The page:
Lake Regional Imaging Center is a state-of-the-art outpatient imaging facility adjacent to the Osage Beach Medical Park on Nichols Road. Hours of operation are 7:15 a.m. to 5:30 p.m. for MRI and 7:15 a.m. - 4:30 p.m. for Ultrasound. We are open Monday through Friday.
The center is connected with Lake Regional Health System's computer system, enabling doctors throughout the system to view test results and reports.
For more information or to schedule an appointment, call 573-348-6161.
Imaging services offered include computed tomography (CT), cardiac CT, open and hybrid high field magnetic resonance imaging (MRI), mobile positron emission tomography and computed tomography (PET/CT), lung cancer screening, women's imaging services, ultrasound, digital X-ray, bone density testing and body composition analysis.
Open Bore MRI
Lake Regional Imaging Center recently installed an open bore MRI system, which combines patient comfort and image quality. The new, open design accommodates patients of all ages and sizes, including seniors, children and large patients. It also reduces feelings of anxiety and claustrophobia. For many exams, the patient’s feet go in first and their head remains outside the system, something that hasn’t been possible in open MRI systems before. That feature means that 60 percent of examinations are performed with the patient’s head outside the chamber.
Women's Imaging Services
Our services include digital mammography, breast MRI, breast ultrasound, non-invasive breast biopsy, bone density testing and body composition analysis.
Patients enjoy same-day appointments, convenient parking and a streamlined registration process. All tests are performed based on a referring physician's orders and are promptly read by one of our board-certified radiologists upon completion of the exam. The results are then communicated to the referring physician to share with the patient.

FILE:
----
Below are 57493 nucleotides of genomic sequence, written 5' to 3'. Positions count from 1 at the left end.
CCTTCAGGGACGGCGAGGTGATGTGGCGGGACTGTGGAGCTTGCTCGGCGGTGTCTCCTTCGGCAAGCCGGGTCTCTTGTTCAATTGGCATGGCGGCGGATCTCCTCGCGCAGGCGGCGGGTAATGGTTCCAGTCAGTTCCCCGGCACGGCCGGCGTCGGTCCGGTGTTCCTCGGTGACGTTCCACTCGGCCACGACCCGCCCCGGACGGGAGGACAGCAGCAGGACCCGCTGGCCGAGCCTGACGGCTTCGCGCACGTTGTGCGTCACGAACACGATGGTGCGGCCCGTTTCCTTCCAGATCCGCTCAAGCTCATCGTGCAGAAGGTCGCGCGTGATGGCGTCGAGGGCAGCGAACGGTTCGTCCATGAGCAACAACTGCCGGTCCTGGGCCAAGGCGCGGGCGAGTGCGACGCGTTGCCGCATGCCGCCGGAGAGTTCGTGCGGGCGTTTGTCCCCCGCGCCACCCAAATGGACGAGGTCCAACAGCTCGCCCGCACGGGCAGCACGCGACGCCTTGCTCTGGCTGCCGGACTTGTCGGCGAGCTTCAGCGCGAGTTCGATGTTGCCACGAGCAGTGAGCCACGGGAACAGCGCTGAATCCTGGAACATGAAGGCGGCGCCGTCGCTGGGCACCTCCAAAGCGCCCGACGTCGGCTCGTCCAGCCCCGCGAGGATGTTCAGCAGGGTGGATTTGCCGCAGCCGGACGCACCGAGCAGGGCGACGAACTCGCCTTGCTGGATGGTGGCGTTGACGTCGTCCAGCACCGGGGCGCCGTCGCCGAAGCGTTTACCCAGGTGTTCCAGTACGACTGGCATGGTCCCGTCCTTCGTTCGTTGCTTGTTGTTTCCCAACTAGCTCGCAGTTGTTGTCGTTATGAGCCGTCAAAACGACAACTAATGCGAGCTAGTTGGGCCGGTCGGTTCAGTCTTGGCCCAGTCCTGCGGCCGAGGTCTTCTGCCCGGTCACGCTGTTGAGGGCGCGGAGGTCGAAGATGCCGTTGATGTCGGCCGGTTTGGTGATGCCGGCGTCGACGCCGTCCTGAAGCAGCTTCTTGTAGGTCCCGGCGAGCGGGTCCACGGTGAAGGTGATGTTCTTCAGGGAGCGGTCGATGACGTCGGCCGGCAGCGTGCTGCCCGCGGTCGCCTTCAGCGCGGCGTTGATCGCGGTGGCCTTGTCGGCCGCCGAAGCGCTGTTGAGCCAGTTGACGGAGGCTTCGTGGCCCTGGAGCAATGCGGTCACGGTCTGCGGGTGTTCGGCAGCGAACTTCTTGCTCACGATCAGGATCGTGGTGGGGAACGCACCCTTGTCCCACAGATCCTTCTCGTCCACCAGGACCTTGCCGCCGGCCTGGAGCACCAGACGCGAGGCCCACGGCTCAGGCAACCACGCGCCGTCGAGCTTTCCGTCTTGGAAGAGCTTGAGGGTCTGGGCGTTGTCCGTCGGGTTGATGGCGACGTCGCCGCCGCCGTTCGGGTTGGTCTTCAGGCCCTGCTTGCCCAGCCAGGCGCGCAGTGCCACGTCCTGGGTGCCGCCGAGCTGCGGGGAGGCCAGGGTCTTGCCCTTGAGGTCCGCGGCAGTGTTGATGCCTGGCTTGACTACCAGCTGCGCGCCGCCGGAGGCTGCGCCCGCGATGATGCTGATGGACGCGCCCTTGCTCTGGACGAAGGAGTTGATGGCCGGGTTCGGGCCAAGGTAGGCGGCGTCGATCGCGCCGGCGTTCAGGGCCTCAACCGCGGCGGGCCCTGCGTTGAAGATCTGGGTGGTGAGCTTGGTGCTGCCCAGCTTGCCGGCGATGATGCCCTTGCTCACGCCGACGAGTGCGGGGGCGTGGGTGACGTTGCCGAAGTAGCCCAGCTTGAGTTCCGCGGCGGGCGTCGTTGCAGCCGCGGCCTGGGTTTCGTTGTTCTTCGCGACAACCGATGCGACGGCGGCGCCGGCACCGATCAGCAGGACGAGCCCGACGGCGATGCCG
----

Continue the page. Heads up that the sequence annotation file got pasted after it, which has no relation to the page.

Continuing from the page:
Lung Cancer Screening Program
Lake Regional Health System is pleased to announce that Lake Regional Imaging Center now offers lung cancer screening services.
There is only one recommended screening test for lung cancer: low-dose computed tomography also called a low-dose CT scan. In this test, an X-ray machine uses low doses of radiation to make detailed pictures of the lungs, which can reveal small nodules that may be early signs of lung cancer.
If a scan reveals a suspicious nodule, further testing will be required to make a diagnosis. Not all nodules, however, end up being a sign of cancer. Talk to your doctor if you feel you should be screened. A physician’s referral is required for this service.
Lung cancer screening is only for people at high risk of developing lung cancer.
People are high risk if they:
- have a history of heavy smoking
- smoke now or have quit within the past 15 years
- are between 55 and 77 years old.
Heavy smoking means a smoking history of 30 pack years or more. A pack year is smoking an average of one pack of cigarettes per day for one year. For example, a person could have a 30 pack-year history by smoking one pack a day for 30 years or two packs a day for 15 years.